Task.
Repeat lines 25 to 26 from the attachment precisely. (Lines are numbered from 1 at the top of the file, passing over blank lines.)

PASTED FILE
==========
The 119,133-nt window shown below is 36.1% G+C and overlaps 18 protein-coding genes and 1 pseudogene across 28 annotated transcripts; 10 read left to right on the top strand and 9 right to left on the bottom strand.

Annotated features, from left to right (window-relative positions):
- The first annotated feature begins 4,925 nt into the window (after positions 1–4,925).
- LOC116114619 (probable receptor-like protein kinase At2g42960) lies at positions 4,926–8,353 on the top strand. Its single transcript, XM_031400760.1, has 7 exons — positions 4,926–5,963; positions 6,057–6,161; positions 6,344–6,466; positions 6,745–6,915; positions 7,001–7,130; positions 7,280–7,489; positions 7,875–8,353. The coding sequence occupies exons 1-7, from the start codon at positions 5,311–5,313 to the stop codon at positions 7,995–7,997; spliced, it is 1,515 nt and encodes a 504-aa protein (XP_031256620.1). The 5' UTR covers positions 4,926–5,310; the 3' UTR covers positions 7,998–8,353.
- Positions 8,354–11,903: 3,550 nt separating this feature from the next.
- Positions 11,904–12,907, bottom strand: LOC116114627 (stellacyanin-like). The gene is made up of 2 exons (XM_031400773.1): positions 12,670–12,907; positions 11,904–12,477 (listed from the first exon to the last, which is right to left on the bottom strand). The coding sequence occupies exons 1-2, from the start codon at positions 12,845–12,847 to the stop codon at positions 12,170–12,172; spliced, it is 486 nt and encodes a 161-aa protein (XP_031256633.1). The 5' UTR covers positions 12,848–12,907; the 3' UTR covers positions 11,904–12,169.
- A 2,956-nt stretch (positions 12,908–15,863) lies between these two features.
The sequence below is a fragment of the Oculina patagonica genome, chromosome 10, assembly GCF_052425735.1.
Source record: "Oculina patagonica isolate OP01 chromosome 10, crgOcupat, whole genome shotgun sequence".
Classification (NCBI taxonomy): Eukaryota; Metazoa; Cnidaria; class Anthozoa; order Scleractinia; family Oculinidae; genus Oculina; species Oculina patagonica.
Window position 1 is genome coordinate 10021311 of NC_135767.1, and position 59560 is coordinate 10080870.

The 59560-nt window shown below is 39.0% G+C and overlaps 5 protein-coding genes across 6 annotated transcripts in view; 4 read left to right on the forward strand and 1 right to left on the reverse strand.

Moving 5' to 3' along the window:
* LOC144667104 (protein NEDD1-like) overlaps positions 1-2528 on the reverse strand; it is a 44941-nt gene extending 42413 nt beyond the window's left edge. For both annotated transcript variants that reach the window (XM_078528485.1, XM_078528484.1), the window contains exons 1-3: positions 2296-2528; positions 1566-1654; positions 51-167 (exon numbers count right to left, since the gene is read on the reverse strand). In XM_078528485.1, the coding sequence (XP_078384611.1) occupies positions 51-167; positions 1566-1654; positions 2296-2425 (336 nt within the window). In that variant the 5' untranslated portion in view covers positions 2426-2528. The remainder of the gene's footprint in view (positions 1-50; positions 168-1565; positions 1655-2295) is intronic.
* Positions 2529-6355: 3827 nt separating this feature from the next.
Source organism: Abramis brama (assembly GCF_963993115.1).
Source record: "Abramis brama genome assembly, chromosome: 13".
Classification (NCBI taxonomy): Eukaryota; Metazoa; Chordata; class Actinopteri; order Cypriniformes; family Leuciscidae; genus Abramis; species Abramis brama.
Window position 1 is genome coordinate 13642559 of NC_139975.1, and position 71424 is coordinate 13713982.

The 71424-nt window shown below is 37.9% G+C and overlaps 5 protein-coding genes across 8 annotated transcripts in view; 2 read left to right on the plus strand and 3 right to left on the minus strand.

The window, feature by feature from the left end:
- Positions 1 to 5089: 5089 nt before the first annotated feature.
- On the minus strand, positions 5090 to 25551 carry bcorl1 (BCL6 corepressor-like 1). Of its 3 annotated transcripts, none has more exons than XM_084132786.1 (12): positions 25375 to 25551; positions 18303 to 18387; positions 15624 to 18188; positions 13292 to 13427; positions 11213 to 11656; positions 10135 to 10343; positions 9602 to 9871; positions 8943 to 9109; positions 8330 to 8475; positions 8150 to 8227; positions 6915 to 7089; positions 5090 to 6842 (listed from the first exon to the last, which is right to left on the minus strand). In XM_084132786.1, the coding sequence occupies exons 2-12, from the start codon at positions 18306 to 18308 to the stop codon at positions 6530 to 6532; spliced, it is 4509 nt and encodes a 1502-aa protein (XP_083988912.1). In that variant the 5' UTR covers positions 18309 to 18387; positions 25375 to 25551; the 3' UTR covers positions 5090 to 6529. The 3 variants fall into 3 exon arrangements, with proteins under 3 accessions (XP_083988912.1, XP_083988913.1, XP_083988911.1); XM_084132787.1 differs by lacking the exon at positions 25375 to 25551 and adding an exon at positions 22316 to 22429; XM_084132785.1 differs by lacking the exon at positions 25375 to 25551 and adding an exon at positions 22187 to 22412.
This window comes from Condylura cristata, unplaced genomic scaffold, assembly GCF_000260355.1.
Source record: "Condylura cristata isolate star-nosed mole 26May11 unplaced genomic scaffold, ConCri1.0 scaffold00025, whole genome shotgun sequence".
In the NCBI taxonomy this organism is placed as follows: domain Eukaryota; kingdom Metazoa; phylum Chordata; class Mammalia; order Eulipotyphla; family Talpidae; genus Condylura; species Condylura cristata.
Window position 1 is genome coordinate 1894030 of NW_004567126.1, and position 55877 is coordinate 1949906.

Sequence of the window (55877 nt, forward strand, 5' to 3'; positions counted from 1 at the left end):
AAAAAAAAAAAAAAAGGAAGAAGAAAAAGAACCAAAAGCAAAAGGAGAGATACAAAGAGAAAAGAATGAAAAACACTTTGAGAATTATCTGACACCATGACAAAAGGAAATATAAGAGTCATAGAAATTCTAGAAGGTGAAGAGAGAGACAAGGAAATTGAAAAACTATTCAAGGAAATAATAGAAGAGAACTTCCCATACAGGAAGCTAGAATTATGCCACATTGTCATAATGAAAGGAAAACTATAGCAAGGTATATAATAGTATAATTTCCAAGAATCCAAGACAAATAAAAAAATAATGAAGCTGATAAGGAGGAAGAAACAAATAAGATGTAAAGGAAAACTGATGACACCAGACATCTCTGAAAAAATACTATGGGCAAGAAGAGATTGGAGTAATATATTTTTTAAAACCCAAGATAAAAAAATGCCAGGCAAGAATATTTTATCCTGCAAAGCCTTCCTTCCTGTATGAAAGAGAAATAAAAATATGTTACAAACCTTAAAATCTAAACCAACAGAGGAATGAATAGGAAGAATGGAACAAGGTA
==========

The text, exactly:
Source record: "Condylura cristata isolate star-nosed mole 26May11 unplaced genomic scaffold, ConCri1.0 scaffold00025, whole genome shotgun sequence".
In the NCBI taxonomy this organism is placed as follows: domain Eukaryota; kingdom Metazoa; phylum Chordata; class Mammalia; order Eulipotyphla; family Talpidae; genus Condylura; species Condylura cristata.